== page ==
Digital transformation is an innovative way that enterprises can use technology and data to develop a business ecosystem. It is more than moving from paper to glass, and can reduce risk, accelerate modernization, and drive growth.
The term “digital transformation” attracts a lot of hype. No wonder: the modern gleam of digital and the big-picture promise of that word transformation are irresistible. So much of that hype is based on speculation and inflated claims, though.
John Heiser, CEO, LabVantage Solutions Inc.
Deconstructing the Term ‘Digital Transformation’
Prior digital movements only began to explore inefficiency, but the transformation witnessed currently investigates it on a whole new level. The main idea involves using technology to unblock the flow of data through an organization. This gives entrepreneurs and the leaders in business a 360 degree view that they need in order to recognize patterns and trends, eradicate bottlenecks, isolate risks, and expose hidden opportunities for innovation.
A strong digital transformation strategy is directly influenced by a company’s business aims. However, the most successful businesses have several important attributes in common:
- It has winners at the top and for it to succeed, it needs the active support of an innovative CEO and an executive leadership team that wants to embrace expertise from an outside source and empower those in transformational positions.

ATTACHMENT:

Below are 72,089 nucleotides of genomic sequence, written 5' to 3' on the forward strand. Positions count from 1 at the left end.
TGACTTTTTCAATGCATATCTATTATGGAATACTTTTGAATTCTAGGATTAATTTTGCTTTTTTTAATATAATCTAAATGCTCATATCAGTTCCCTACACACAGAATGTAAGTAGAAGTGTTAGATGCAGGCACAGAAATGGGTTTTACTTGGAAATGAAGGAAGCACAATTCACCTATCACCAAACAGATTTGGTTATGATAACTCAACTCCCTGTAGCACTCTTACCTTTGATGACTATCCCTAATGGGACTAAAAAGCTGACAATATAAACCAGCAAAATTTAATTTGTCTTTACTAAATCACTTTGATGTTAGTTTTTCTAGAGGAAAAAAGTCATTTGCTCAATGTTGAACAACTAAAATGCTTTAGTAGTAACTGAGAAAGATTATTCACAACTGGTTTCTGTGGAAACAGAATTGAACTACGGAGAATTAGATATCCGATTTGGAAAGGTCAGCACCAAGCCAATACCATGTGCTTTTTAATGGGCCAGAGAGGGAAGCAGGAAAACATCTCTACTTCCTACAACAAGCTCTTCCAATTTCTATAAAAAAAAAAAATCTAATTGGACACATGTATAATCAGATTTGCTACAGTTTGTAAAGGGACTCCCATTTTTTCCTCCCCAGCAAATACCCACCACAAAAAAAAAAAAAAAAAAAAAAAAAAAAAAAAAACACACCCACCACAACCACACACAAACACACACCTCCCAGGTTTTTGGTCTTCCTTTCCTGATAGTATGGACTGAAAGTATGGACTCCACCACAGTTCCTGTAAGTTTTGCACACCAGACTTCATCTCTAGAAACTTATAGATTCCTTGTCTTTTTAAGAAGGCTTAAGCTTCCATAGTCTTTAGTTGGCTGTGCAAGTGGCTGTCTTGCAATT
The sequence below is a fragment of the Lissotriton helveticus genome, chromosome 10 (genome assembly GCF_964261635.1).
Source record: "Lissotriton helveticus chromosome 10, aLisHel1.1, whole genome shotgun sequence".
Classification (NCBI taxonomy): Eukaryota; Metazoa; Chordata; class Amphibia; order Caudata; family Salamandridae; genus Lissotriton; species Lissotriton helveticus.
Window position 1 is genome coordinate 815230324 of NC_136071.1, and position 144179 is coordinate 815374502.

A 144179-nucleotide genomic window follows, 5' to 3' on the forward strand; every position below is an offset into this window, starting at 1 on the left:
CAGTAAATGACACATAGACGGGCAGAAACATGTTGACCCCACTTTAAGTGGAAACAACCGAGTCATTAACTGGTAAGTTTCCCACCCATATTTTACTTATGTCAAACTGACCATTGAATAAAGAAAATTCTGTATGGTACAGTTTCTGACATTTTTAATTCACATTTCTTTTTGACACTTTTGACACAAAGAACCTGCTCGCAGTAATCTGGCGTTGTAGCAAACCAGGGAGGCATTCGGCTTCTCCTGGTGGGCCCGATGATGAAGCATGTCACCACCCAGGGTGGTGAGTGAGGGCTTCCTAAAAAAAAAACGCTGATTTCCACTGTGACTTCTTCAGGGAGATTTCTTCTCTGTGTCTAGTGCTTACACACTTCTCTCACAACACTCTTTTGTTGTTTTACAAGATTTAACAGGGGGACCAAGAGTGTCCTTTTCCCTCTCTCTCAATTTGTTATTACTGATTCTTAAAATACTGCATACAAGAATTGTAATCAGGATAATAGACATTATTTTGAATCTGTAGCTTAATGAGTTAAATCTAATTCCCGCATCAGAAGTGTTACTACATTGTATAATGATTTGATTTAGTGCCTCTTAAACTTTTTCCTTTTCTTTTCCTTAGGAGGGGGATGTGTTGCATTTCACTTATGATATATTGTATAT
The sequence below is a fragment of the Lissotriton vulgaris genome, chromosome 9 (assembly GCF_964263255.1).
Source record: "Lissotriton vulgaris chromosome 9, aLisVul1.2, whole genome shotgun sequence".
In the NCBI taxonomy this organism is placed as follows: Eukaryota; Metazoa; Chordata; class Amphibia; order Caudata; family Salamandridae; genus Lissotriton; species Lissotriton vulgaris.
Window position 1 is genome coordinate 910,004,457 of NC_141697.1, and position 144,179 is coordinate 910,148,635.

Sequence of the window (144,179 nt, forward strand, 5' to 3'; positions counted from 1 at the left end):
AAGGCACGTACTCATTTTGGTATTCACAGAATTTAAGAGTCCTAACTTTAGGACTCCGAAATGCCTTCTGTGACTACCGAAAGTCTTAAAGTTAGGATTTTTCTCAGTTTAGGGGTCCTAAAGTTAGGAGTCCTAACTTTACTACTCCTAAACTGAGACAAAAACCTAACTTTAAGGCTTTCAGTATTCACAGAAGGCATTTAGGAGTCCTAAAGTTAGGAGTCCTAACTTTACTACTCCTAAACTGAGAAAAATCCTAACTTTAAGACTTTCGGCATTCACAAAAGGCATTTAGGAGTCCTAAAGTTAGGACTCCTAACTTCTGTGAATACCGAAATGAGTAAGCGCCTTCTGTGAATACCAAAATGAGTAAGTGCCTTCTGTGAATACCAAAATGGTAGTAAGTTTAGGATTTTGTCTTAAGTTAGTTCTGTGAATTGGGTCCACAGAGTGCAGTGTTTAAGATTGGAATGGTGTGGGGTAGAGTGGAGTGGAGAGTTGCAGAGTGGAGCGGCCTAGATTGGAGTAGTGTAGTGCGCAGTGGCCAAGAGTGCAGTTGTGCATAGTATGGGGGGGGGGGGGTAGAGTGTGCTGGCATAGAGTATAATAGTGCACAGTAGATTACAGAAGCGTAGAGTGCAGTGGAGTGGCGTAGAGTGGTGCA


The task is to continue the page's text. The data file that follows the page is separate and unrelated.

- Its main objective is interconnection and it supports the unobstructed flow of data throughout the whole organization. It arranges tools to help visualize and interrogate the data. This strategy improves harmonization and standardization across all inside teams and enables efficiency and pipeline growth.
- It is clear enough to induce forward action, then flexible enough to adapt and scale. Effective strategies are advanced in response to the competitive market today, as well as to secure against future risks. Businesses need built-in agility in response to ever-changing needs and opportunities. This is possibly true most commonly in lab environments, where integrated LIMS, ELN, and LES functions permit reliability without limiting flexibility.
Transformation Begins at the Top
For a digital transformation strategy to be successful, it is imperative that there is harmony between executives, IT, and on-the-ground operations. To accomplish harmony, companies should plan who gets to sit at the decision-making table. Internal professionals with first-hand knowledge and expertise on specific organizational realities can be used as a guide.
CIOs seeking to build and expand a digital business should work with each senior executive to quantify the extent to which their areas would benefit from digitalization. For example, work with a COO to define how much of their manufacturing operations should be digitalized and what benefits to expect.
Gartner, Digital Business KPIs: Defining and Measuring Success, James Anderson and Paul Proctor
What is at Stake?
In 2019, IDC has stated that investing in digital transformation projects will surpass $2 trillion and 40% of all technology expenses will be used for technologies that support these projects.1
The Question is: Why?
The main promise encouraging this increase in investment is profitable top-line revenue growth. This is made possible through developing improvements that differ between organizations. These may include: